Nominalism was a school of thought that came to receive widespread acceptance in Europe on the eve of the Protestant reformation. In opposition to the Aristotelian/Thomistic synthesis, which asserted that God’s will for the world corresponds to the nature of how reality actually is, William of Ockham and other medieval nominalists asserted that there is no independent rational order guiding God’s decisions.

Ockham was not even comfortable acknowledging that God’s own character formed the basis of His will-acts. Indeed, for God to be totally ultimate, Ockham taught, His decisions must be unconstrained by any criteria whatsoever. Ockham’s God was thus capricious, arbitrary and unpredictable.

This nominalist revolution had a profound effect on how late-medieval Europeans perceived the world. The universe ceased to be conceived in the way we find in Dante—a harmony of patterns, fitting together in a glorious dance-like ecosystem—since nominalism implied that there are no inherent patterns to the world apart from those which emerge accidentally through the aggregate of God’s pedestrian will-acts. God’s commands are not based on what is best for a thing according to its nature, because things no longer possessed natures after “Ockham’s razor” shaved off universals. Nominalists thus evacuated all teleology from the universe, leaving only the names and concepts imposed on it from outside. (Teleology refers to an account of reality in which final causes exist in nature, so that just as human actions are performed with a purpose or final end in view, so things within nature have a final cause which defines the good of each particular thing.)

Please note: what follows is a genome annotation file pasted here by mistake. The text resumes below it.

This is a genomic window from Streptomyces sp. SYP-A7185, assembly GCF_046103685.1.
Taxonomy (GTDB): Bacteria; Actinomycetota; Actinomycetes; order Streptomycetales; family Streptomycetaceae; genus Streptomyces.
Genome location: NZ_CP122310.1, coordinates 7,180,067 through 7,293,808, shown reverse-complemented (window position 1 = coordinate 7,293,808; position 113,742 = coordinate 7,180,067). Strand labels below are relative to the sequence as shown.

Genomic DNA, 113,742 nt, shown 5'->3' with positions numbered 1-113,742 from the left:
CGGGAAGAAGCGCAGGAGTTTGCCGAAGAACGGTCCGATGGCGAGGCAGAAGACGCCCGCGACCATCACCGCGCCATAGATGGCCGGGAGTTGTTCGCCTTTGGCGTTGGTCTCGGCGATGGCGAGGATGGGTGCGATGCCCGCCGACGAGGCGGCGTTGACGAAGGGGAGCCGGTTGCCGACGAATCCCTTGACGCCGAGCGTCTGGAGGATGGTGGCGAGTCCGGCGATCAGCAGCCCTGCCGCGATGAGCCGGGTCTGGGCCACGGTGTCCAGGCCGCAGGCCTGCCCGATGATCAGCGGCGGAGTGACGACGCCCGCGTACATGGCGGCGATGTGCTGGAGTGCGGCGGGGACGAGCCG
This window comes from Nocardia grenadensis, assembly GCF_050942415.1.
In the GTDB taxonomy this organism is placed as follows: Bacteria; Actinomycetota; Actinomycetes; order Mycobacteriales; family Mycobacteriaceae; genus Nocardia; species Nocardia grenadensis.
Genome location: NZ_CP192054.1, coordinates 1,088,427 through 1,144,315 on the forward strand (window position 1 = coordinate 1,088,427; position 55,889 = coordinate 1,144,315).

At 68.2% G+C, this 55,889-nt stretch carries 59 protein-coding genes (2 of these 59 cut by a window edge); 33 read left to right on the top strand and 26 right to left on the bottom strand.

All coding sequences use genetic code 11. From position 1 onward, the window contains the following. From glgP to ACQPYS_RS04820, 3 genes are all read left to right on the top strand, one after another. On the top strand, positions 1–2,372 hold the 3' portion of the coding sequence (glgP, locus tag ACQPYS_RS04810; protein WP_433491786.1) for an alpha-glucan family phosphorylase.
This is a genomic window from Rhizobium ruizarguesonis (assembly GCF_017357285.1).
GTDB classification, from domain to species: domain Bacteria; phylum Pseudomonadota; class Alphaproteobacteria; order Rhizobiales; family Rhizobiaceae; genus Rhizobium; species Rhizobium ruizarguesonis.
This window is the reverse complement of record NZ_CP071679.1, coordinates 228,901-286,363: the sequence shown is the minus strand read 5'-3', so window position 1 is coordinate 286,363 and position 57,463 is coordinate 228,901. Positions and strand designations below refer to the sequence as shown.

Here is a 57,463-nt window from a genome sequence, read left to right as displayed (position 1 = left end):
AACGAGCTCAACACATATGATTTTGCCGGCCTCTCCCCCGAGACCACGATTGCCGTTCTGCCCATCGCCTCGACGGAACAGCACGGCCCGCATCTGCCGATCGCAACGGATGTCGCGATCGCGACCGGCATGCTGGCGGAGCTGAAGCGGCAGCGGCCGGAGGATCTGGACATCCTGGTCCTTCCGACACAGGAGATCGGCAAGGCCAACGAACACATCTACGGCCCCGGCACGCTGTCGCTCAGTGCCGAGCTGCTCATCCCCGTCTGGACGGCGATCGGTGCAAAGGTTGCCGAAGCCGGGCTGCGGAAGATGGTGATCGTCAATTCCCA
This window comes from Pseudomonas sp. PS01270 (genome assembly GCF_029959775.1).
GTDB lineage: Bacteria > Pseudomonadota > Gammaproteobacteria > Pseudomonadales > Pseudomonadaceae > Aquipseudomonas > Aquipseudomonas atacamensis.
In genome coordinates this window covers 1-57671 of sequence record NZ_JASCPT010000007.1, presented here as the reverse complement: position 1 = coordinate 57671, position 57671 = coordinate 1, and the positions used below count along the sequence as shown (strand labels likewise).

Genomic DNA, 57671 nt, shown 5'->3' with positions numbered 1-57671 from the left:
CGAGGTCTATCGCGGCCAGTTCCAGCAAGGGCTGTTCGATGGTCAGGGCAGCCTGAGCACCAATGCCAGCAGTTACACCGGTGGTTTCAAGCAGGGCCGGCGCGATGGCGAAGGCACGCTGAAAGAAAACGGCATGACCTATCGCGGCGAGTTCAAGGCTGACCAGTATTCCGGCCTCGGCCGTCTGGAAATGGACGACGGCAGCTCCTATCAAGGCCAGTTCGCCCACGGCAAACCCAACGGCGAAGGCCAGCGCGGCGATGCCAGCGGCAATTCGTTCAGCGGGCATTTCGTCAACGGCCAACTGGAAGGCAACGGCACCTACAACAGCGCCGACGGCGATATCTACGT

There is a sense in which the influence of nominalism in contemporary culture is ubiquitous, since the nominalist revolution greatly contributed to the advent of secular modernity. At least that is what many scholars, including those associated with the “radical orthodoxy” movement, have convincingly argued. But my purpose in this series of articles is less ambitious than trying to offer an account of the origins of modern secularism. I simply wish to zero-in on a few practical areas where the thinking of contemporary Christians has been tinctured by the poison of nominalism.
Now what, you may be wondering, does any of this have to do with sex? To find out, click on the following link to read my Colson Center article on the subject:

Thursday, December 06, 2012

Salvo 23

Salvo 23 (Winter 2012) is about to be shipped out to our subscribers. You can read the Table of Contents (and even access some of the articles online) here.

Wednesday, December 05, 2012


"God calls us to be faithful in the jobs He has given us, but He does not guarantee the consequences of doing right. Faithfulness, not success, is what truly matters in the Lord’s economy.” Saints and Scoundrels, page 194